“Not under my roof you don’t. As long as you live here you’ll obey my rules.” There aren’t many kids who, while living with their parents, haven’t heard that quote. Girls hear it about getting home before curfew from dates and boys hear it when they want to ride motorcycles. If there is such a thing as a mother who wouldn’t rather kill her son with her bare hands than see him fall off a motorcycle and break his arm, I haven’t met her.
Seems like everything I wanted to do was against the rules, I heard “NO!” on a daily basis. So when I left home and was on my own, the first thing I did was buy a motorcycle. It was a used 250 Honda Scrambler with an orange tank. Helmets and gloves were sold in hardware stores, my riding jacket was army surplus, work boots were from Sears. A torn piece of tarp from the back of an 18-wheeler wrapped up my Boy Scout sleeping bag and, combined with my canteen, was permanently tied to the back fender. A cheap Bowie knife with a leather scabbard was taped to the handlebars. With this kit I was ready for a trip to anyplace on the planet.
By today’s standards the 250 was a small learner bike, something kids ride to school. Back then it was a mid-sized go everywhere, do anything machine that spelled excitement and adventure.
Maybe you did “meet the nicest people on a Honda,” maybe not. I didn’t care about that. My main interest was in the exploration of the world and finding my place in it. Riding this two-wheeled machine seemed to be perfect for self-revelation.
Before it became a political thing, wearing a helmet was all part of the gig. You locked the bike, took the helmet with you so that everyone knew you were one of those guys; one of those motorcycle guys, that you owned a motorcycle and that you were either on your way around the world or that you had just come back.
“Yes, Miss, I own a bike. It’s right out front of the café. It’s the one with the orange tank. Do you like motorcycles? You do? Great. What time do you get off work? Maybe you might want to go for a little ride?”
The helmet started the conversations and the motorcycle sealed the deal. If you were a rider you had legitimacy and your stories about exciting exploits had credibility. There was no denying it; the tarp, sleeping bag, the canteen and the knife taped to the handlebars all said that you were knowledgeable about the exploration of the earth and you were ready for voyages into the unknown. You were different from all the other guys who had cars and hung around in packs. You were independent, an indefinable rogue and we all knew how the women were intrigued with the “rogue.”
Motorcycles became my passion and I remember saying to myself, “This motorcycle thing is really great. This 250 is a piece of junk, but this motorcycle thing is great.” I could never keep from breaking piston rings in the thing. (Later I found out that it wasn’t its fault, but mine. Even after replacing four sets I never knew how to set the end gap correctly.)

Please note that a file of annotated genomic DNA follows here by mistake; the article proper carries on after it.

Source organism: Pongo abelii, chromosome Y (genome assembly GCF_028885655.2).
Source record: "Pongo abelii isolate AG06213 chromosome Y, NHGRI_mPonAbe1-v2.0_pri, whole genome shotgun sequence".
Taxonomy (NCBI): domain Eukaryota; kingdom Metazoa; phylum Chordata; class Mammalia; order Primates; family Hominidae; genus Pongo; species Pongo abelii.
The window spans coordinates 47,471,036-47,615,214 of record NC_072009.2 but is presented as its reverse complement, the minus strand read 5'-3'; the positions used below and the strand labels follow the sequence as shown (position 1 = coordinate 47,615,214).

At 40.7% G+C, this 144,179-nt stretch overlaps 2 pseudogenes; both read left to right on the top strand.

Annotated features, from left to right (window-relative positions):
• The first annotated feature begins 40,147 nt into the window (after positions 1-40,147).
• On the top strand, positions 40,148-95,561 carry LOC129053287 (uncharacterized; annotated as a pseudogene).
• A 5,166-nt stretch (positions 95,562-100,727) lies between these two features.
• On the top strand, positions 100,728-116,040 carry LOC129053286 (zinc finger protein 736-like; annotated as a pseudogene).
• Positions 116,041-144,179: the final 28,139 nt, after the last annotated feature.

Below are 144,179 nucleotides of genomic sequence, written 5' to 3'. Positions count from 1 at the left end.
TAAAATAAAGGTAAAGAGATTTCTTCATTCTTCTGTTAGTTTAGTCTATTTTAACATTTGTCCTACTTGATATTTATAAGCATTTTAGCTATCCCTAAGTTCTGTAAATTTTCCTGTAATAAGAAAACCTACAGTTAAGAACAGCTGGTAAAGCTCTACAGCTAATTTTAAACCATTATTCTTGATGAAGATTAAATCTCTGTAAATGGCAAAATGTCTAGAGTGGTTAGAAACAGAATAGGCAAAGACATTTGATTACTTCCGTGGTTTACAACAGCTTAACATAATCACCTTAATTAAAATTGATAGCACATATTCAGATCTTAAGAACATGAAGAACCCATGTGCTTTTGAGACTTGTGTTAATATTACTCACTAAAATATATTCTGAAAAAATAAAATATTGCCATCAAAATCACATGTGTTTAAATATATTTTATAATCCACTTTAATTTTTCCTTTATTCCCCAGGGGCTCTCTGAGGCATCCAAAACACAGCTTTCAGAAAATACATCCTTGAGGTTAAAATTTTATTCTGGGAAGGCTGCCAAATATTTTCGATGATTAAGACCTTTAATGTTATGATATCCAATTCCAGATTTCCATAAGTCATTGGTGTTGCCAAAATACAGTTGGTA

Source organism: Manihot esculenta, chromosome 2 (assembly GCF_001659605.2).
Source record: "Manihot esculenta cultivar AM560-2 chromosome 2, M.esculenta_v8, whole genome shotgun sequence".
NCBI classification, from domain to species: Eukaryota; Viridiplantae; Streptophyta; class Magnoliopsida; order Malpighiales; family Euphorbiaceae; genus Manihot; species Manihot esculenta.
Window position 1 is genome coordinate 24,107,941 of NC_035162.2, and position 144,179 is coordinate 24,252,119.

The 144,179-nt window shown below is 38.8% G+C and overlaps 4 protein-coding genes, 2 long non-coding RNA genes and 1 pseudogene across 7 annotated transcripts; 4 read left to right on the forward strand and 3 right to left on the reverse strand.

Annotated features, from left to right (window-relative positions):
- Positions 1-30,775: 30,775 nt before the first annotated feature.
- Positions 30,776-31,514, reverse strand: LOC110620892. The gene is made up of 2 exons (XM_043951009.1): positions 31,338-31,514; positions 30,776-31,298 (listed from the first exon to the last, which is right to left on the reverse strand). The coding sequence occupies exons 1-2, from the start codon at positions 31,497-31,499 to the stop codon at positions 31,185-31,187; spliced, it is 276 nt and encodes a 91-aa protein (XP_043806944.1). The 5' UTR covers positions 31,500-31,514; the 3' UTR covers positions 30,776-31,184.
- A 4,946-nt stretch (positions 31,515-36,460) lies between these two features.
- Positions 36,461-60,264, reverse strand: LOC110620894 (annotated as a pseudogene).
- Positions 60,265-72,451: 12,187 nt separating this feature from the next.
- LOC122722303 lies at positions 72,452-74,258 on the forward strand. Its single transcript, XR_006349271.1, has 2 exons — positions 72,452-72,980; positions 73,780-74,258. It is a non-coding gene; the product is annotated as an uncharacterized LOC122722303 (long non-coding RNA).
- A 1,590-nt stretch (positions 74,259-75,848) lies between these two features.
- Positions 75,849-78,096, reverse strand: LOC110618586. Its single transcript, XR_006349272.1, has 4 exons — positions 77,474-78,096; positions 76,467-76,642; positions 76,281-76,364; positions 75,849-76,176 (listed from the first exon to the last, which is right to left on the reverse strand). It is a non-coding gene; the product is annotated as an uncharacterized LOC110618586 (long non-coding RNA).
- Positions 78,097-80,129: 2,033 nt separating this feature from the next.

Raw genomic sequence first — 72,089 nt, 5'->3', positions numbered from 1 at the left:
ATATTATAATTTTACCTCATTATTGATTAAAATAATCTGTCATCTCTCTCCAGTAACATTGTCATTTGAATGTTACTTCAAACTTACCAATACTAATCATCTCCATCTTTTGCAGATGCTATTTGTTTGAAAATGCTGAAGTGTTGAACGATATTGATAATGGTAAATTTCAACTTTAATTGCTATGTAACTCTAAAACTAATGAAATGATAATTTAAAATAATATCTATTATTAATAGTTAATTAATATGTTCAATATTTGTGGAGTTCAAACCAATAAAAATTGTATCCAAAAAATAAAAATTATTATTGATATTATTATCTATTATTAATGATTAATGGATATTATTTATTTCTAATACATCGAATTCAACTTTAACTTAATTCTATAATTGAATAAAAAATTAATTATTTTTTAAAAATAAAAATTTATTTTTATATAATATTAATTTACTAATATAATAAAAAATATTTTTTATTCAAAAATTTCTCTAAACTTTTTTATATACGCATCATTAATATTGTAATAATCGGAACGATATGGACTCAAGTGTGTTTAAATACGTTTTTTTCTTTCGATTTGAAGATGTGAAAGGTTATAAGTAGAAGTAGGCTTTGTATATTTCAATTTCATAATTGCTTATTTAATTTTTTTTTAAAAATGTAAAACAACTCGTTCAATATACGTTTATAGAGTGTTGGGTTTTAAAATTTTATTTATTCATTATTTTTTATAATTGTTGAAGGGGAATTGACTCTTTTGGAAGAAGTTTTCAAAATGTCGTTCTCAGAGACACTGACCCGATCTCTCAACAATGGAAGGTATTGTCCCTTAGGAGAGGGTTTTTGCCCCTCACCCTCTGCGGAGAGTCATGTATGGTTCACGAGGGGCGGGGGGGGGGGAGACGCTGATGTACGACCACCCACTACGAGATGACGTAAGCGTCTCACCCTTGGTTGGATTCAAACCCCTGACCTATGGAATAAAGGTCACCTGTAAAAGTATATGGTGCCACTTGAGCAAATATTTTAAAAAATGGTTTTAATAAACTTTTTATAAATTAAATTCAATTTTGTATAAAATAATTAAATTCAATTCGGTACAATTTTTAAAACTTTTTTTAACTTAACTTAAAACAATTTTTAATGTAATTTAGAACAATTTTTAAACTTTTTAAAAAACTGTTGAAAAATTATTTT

The 250 Honda Scrambler is long since gone, as is the knife that was taped to the handlebars. One night, up in a canyon, I rolled out my tarp and sleeping bag. For protection, I stuck the knife in a tree root at arm’s distance. The next morning I rolled up the sleeping gear tied it to the bike and rode off forgetting the knife. Damn, I liked that knife.
That was all 300 years ago when I was a kid. But things haven’t changed much. Since then I have always had at least one motorcycle in the garage, sometimes several and currently a dozen. I just like them.
Old guys talk about how we were different, how we had a sense of adventure that the younger generations don’t understand. The younger generations don’t plan motorcycle trips around the world. They watch YouTube about other people riding somewhere exotic and spend their time texting each other about what they had for lunch at the food court in the mall.
The old guys are the people who buy $25,000 BMW GS dual-purpose bikes and outfit them with every gadget known to man preparing for a trip they will never take. I know this for a fact because I have coffee with these guys twice a month. We sit around and talk about the new trinkets they have just added to their bikes and about the trip they took 14 years ago. Sure, we are all going to ride somewhere next week, but only after we get a new GPS.
During our latest mixture of coffee and self-aggrandizement, eight BMW GSA’s around-the-world specials sat in a line. Decked out with 8-gallon tanks, crash bars around everything, extra lights and 1,000 other gee gaws, they looked like a cross between a herd of rhinos and a club rally for old Land Rovers.
In the middle of our self-congratulatory stories, a kid on a small 350 Suzuki DR dual-purpose bike pulled up and bought a pizza. He didn’t say anything, took a seat at an adjoining outdoor table and sat quietly eating the pizza. Ten minutes later a second small dual-purpose bike skidded to a stop and joined the first. A few minutes later a third jumped the curb, rode circles around their table, bounced off the curb again and parked his small street-legal dirt bike in the dirt next to a tree. They laughed and ate pizza. When they got up one gave another a canteen, he tied it to his bike, they talked about where they were going to camp and rode away bouncing off each other into the night.
Forgetting the exuberance of youth, my group of stodgy old curmudgeons with perfect-world touring bikes frowned at the curb jumping.
I smiled and remembered.
Just about the time I think the younger generation is going to the dogs and hasn’t got the gumption to put down their cell phones, I find hope when three kids on small bikes jump the curb and ride off into the darkness to find adventure.
I am smiling now, thinking about them.